Moreover, Wheels Assured asserts Ziegler was not required to make his deliveries in the order listed on the manifests, and Wheels Assured points to times when Ziegler performed the stops out of order. However, the manifests also indicate Zeigler often made the deliveries in the exact order listed on the manifest. The stops were grouped on the manifest such that stops in the same area were listed near each other, presumably to promote driver efficiency. The manifests also sometimes listed turn-by-turn instructions for stop locations along the route. When Ziegler encountered an issue on his route, Ziegler noted the issue on the manifest and documented whom he contacted regarding the issue. He also documented on the manifest the exact time he made each stop. As Plaintiffs observed at the hearing on Wheels Assured's motion for summary judgment, the ICA “drafted by Wheels giveth with the left hand and taketh away with the right hand.” (Tr. Vol. II at 58.) Thus, the evidence supports conflicting inferences regarding the degree of actual control Wheels Assured exercised over Ziegler, and therefore, there is a genuine issue of fact that must be resolved by a trier of fact. See Carter v. Property Owners Ins. Co., 846 N.E.2d 712, 719 (Ind. Ct. App. 2006) (noting conflict in the evidence regarding extent of control company exercised over laborer and stating that “[a]t the very least, the evidence tends to reveal a rather substantial issue of material fact appropriate for resolution by the trier of fact”), trans. dismissed.
1.2 Occupation or Business of One Employed
 “The second factor considers whether or not the one employed is engaged in a distinct business or occupation.” Walker, 887 N.E.2d at 132. If the employed person performs the same type of work for multiple employers, that fact weighs in favor of finding the person to be an independent contractor. Id. (holding fact truck driver hauled logs for multiple companies and individuals weighed in favor of finding the truck driver to be an independent contractor). The trial court concluded Ziegler was not required to work exclusively for Wheels Assured and weighed this factor in favor of independent contractor status. The trial court observed that the ICA required Ziegler's business operations “to be maintained separately and distinctly from the business operations” of Wheels Assured. (App. Vol. II at 117.) The ICA also gave Ziegler the “exclusive right to direct and control the financial aspects of [his] business operations” and authorized him to hire drivers to perform his contracted work. (Id.)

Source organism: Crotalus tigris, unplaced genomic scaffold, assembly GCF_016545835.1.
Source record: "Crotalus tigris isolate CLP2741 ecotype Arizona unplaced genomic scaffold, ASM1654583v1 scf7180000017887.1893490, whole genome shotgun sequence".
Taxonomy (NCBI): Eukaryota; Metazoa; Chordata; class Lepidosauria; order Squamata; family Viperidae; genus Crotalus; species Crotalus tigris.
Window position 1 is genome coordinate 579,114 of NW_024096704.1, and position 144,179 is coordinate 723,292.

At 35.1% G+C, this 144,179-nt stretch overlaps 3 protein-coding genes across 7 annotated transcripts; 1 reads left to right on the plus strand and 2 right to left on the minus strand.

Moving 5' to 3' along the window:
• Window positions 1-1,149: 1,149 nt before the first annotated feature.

Plaintiffs argue this conclusion is erroneous because Ziegler delivered packages solely for Wheels Assured. They note Ziegler was paid sums commensurate with full time employment. The Form 1099s sent by Wheels Assured to Ziegler reveal he earned $59,718.43 from Wheels Assured in 2013, $56,025.74 in 2014, $49,802.55 in 2015, $47,545.73 in 2016, and $19,823.00 in 2017 (the year in which Ziegler died). Plaintiffs acknowledge Wheels Assured designated evidence of an affidavit from Amy Golden, a division manager for Wheels Assured, in which she averred: “I am aware that Zeigler did, in fact, perform other transportation services for other companies. For example, I know that Ziegler drove for Uber using the same vehicle(s) he utilized in the performance of Contracted Services.” (Id. at 110.) However, the Plaintiffs argue the trial court erred in crediting Golden's affidavit because Golden “did not state when this supposedly occurred or how often Ziegler supposedly did this” and further “acting as a self-employed Uber driver is not the same type of work as delivering parcels for a logistics entity.” (Appellants’ Br. at 36.)